I’m doing a brief review of Python again, as it relates to things that draft fans might like, and note that the random and statistics modules all seem pretty useful.

So, the design goal here is: can we make a good enough simulation to tell us something about draft strategy. Can we learn something about BPA versus need by using Python code? Right now I don’t have an answer, but I can show you some of the approach so far.

One thing I’ve found if you’re moving from another language into Python, that you can eliminate a lot of scope issues if you’ll do certain substantial bits of work in a Python class. The scope of self variables is easy to measure and then you’re not wondering whether the common variable in Python has exactly the same scope, as say, a lexical in Perl.

So for now, we present the Playa class, a “draftable” object.


import random
from statistics import mean
from pprint import pprint

random.seed()

class Playa:
    def __init__(self, oldid=0):
        self.value = random.randrange(1,101)
        self.pos = self.getposition()
        self.id = oldid + 1
        self.drafted = False
        self.meanshift = -1000.0

    def __repr__(self):
        return "Playa id:{0:3d} pos:{1:s} val:{2:3d}".format( self.id, self.pos, self.value )

    def out(self):
        return "id:{0:3d} pos:{1:s} val:{2:3d}".format( self.id, self.pos, self.value )

    def getposition(self):
        poslist = ["QB","RB","WR","FL","SR","TE","LT","LG","RT","RG","OC"]
        return poslist[random.randrange(0,11)]

    def draft(self):
        self.drafted = True

This object will allow us to generate players and then associate them with teams. Players can be identified by their id, a draft value can be derived from their real value (1-100), and a logical variable shows whether they are drafted or not.

I’m only using offensive positions in this simulation. And since more and more teams use a slot receiver as opposed to a fullback, we have “SR” in our position charts.

If with 32 teams, you generate 320 players per draft, then the values of 1 to 100 break nicely, as real value of 91 to 100 are first round talent, 81 to 90 are second round talent, and so on.

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This would have been done earlier, but Pro Football Reference dropped its very handy chart of draft position versus AV. I started missing it more and more, and using the Wayback Machine I found it here.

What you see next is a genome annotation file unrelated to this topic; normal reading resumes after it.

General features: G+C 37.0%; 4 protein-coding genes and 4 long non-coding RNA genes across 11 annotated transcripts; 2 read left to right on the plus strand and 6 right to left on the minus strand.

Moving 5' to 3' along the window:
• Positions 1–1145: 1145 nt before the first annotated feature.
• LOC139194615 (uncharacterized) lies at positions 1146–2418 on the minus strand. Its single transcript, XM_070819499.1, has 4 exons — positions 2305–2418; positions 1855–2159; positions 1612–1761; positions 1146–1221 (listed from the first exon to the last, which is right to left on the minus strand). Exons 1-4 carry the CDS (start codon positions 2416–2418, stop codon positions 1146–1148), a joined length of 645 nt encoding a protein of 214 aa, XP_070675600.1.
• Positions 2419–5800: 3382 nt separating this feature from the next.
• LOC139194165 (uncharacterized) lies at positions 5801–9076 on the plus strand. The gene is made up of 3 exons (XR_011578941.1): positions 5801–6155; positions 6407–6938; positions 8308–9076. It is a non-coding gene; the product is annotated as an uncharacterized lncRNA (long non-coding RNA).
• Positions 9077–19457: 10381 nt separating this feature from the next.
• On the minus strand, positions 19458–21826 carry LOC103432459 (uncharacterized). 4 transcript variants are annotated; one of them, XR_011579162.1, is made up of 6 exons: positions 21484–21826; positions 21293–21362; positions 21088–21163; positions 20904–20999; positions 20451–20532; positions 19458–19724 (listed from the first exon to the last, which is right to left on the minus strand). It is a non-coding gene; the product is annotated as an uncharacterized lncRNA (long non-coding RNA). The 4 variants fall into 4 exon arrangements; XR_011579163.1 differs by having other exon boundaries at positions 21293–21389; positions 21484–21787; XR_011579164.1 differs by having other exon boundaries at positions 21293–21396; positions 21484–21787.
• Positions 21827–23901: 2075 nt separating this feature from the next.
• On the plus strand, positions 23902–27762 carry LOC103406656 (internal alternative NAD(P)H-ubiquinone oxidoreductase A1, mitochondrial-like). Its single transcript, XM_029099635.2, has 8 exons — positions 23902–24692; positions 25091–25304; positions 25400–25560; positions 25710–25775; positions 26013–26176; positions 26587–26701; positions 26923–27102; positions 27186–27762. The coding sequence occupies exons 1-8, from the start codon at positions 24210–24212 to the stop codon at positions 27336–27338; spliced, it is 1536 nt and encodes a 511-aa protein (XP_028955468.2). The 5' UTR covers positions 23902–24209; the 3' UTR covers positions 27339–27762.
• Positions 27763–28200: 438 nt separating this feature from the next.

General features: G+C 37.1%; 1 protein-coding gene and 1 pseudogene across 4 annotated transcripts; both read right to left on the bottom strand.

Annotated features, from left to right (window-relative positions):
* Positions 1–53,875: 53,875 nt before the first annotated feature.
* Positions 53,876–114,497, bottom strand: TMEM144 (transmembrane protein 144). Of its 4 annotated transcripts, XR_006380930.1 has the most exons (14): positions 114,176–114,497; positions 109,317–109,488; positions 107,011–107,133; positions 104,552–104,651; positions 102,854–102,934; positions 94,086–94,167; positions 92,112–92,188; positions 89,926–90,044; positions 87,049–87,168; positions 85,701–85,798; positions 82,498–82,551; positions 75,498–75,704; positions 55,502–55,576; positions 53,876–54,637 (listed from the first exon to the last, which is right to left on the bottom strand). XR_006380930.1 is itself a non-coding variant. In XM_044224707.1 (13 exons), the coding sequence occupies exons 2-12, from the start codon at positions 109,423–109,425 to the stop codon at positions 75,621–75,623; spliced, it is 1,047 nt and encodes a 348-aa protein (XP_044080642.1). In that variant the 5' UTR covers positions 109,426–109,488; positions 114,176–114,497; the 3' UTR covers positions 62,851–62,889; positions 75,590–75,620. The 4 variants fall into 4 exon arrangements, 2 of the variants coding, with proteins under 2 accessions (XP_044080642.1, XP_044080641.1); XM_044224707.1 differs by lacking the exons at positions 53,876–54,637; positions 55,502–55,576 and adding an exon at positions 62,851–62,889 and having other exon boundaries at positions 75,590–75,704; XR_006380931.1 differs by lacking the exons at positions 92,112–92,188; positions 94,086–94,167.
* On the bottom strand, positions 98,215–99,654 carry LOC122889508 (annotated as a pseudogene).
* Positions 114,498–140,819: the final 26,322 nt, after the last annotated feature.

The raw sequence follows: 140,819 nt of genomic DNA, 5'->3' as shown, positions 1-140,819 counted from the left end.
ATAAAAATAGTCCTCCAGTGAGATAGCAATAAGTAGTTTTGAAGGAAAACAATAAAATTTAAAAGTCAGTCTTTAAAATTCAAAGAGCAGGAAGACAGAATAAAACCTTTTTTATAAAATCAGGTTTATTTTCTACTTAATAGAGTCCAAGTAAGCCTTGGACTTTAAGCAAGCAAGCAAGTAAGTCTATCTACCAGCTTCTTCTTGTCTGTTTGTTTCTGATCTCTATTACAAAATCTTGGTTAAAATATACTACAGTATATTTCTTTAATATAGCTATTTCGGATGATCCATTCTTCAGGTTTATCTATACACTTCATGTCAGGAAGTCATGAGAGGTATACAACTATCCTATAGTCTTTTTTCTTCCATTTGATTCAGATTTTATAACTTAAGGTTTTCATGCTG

The three major QB trades of 2017 were the trade for Mitch Trubisky, Patrick Mahomes, and Deshaun Watson. We will analyze them in sequence.

Mitchell Trubisky Trade
Chicago Bears 49ers Results
Pick Average AV Pick Average AV Delta AV Risk Ratio
2 46 3 45
67 21
111 13
(71) 13
Total 46 Total 92
46 2.00

 

The Bears have a trade risk comparable to a typical trade for a #1 draft choice and a quarterback at that. The trade has less fundamental risk than Goff or Wentz. The comparable that comes to mind is Eli Manning. By contrast, the delta AV of the other two trades are substantially less.

Patrick Mahomes Trade
Chiefs Bills Results
Pick Average AV Pick Average AV Delta AV Risk Ratio
10 41 27 25
91 20
(25) 24
Total 41 Total 69
28 1.68

 
Mahomes merely has to give six seven good years, and the trade ends up warranted. The issue in the case of Deshaun Watson is keeping him upright. A fistful of whole years almost as good as his freshman year in the NFL and he would end up bordering on Hall of Fame numbers.

Deshaun Watson Trade
Texans Browns Results
Pick Average AV Pick Average AV Delta AV Risk Ratio
12 35 25 24
4 44
Total 35 Total 68
33 1.94

 

So here is wishing Deshaun Watson a healthy career from now on.

I didn’t expect another trade of this magnitude, and so quickly. But let’s crunch the numbers on this trade, and compare them to the 2016 Titans-Rams trade.

The Browns received from the Eagles, the #8, #77 and #100 picks in this draft. In 2017 they receive the Eagles first round pick. In 2018 they receive the Eagles 2nd round pick. The Eagles have received the #2 pick in this draft, and the Browns 4th round pick in 2017.

For the purposes of this calculation, we assume the Eagles will pick 20th in 2017 and 2018, and that the Brown in 2017 will rise from 2nd to 10th.

 

The AV costs of the 2016 Eagles Browns trade.
Eagles Browns Results
Pick Average AV Pick Average AV Delta AV Risk Ratio
2 46 8 40
(138) 8 77 12
100 17
(20) 29
(52) 22
Total 54 Total 120
66 2.22

 

The Delta AV for both trades are the same, but since the Eagles received a lot less AV, the relative ratio of AV given to AV received is higher. The trade cost is the same, but the purchase is more highly leveraged.

Determining how to assess draft trades in the NFL is not hard (see here, here, and here). Ever since Pro Football Reference went through the trouble of determining what average AV can be assigned to a draft slot, it’s merely a matter of counting. The technique has some variance, as the draft slot of a future pick is not known. Even so, with a bit of conservative extrapolation, you can still get a feel for the overall cost of a trade.